Cover of Bill Bryson’s ‘Jolly Fisherman’ Infringes Copyright

Earlier this week it was reported in Lincolnshire Echo that owners of the copyright to the image- Skegness Town Council had not been approached by Transworld Publishers before the image of the Jolly Fisherman was used for the cover of ‘The Road to Little Dribbling’ Usually Skegness Town Council charges a fee of £10 to those that seek permission for the use of the image in question. The fee covers paperwork fees for granting permission to requests for the use of the image to promote Skegness.

Steve Larner the town clerk who is responsible for granting permission for the usage of the image told Lincolnshire Echo that he “wouldn’t have given permission in this case as [the cover] doesn’t mention Skegness”, he further added “if the image is used to promote Skegness, then generally speaking it is for the benefit of the town, and if it brings people in then it’s positive”. Bryson does mention Skegness in the book, but does so in a less than complimentary manner he refers to arriving in Skegness on the “most miserably rainy weekend of the summer”. And writes “As I could see, there was nothing wrong with Skegness that moving it 800 miles south couldn’t fix” and adds “people everywhere were standing in doorways or under awnings. A few were eating fish and chips, but most just stood staring at the bleak wet world. It wasn’t in the least bit bracing.” Bryson further wrote “I walked up and down the High Street, Lumley Road. At one end was an old-fashioned store called Allison’s, where you could buy the kinds of clothes your grandparents used to wear, and beyond it was a selection of charity shops selling the actual clothes your grandparents used to wear.”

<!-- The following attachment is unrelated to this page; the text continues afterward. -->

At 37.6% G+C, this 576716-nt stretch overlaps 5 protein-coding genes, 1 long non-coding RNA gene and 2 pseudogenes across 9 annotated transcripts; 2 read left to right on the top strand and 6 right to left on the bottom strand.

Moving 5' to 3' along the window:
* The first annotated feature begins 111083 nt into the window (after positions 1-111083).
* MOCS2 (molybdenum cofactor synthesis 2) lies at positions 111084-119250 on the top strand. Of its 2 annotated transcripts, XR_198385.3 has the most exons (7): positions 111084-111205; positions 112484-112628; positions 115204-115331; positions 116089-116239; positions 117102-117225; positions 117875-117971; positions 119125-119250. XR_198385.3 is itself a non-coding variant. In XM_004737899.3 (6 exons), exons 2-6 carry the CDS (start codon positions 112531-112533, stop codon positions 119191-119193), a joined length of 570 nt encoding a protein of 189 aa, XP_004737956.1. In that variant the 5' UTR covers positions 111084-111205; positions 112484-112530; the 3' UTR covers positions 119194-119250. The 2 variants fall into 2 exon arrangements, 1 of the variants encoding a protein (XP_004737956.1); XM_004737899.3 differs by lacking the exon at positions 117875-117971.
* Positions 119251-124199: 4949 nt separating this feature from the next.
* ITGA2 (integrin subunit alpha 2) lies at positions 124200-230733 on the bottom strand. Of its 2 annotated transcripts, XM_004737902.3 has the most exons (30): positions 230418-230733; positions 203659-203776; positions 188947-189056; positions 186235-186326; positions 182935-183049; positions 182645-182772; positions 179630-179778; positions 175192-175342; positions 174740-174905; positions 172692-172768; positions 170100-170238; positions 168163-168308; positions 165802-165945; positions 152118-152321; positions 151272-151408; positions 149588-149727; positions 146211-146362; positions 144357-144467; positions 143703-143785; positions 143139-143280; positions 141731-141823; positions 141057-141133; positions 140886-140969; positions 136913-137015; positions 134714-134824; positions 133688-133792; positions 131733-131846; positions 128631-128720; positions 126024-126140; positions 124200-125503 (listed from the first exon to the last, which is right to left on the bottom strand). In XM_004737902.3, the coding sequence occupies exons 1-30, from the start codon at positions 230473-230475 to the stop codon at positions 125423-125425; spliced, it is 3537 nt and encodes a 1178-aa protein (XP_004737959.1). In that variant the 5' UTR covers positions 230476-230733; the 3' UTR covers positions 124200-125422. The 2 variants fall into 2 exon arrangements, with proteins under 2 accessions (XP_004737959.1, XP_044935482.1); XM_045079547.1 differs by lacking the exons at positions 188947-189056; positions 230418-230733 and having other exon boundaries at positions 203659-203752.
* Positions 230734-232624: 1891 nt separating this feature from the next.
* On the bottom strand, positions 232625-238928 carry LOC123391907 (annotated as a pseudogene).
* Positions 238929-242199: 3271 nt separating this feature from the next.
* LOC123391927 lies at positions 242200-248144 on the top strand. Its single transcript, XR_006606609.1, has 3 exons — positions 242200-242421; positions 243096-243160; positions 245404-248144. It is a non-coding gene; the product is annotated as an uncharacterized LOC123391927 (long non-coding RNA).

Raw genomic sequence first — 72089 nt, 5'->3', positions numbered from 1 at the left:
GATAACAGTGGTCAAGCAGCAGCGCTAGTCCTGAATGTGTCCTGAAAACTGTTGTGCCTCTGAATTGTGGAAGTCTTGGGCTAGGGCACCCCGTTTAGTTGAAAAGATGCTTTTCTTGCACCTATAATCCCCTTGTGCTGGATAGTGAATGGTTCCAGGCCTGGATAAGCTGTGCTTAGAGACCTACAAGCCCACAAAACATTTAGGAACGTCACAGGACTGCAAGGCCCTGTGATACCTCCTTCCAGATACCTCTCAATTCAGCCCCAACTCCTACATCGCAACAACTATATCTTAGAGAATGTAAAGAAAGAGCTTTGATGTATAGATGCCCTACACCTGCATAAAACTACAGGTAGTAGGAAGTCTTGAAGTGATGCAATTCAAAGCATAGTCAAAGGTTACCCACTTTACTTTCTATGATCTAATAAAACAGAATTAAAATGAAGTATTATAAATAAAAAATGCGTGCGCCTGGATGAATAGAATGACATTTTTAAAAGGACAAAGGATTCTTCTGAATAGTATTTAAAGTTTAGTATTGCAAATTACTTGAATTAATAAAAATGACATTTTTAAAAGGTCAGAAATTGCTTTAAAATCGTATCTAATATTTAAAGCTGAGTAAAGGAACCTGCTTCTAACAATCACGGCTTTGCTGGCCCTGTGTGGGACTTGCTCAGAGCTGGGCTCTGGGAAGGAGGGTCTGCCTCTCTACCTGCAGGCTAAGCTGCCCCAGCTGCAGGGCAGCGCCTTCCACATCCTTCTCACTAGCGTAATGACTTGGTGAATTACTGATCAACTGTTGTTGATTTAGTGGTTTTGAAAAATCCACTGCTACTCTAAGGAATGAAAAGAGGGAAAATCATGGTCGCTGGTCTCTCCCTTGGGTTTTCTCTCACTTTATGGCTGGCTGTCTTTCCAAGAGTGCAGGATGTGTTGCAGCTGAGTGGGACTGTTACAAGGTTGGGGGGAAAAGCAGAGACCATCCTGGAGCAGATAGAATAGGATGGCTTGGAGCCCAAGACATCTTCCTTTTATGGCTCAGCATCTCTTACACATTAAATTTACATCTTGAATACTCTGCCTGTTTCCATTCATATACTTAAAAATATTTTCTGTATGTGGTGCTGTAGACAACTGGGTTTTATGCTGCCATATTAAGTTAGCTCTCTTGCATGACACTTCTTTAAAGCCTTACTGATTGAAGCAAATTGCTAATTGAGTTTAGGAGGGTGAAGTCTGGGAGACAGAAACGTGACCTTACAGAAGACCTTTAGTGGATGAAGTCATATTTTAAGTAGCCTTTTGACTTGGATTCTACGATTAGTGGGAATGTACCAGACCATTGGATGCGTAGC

A spokesperson for Transworld Publishers said that “The use of the Jolly Fisherman as part of the cover illustration of Bill Bryson’s book was inspired as a tribute to the iconic nature of the image, which Bill writes about with much affection is in his chapter about Skegness. Given how extensively the image has been reproduced in the past, it was presumed that the image was in the public domain, but now it has been established that the image is in copyright until 2018, we are in contact with Skegness Town Hall to confirm permission.” Bryson however described the Skegness’ Jolly Fisherman in The Road to Little Dribbling as “a splendid illustration”. He commented that “The man is dressed for foul weather and is quite alone, yet that one image and four simple words have made Skegness famous- indeed, have persuaded hundreds of thousands of people to go there. Hassall was paid 12 guineas for the work. The original hangs in Skegness Town Hall. I would love to have seen it, but the building was closed as it was the weekend.”

Transworld publishers have now agreed to credit the image in future. Larner commented that he has had a conversation with the publishers to seek resolution, he said “I think it was a genuine mistake that they didn’t apply for permission, as the image has been around for some time, they were under the impression it was not copyrighted. They are now making a retrospective application and based on the information they have given they are now willing to ensure the town council are acknowledged in both hard backs and paper backs. Once we have processed this we will have resolved the issue.”

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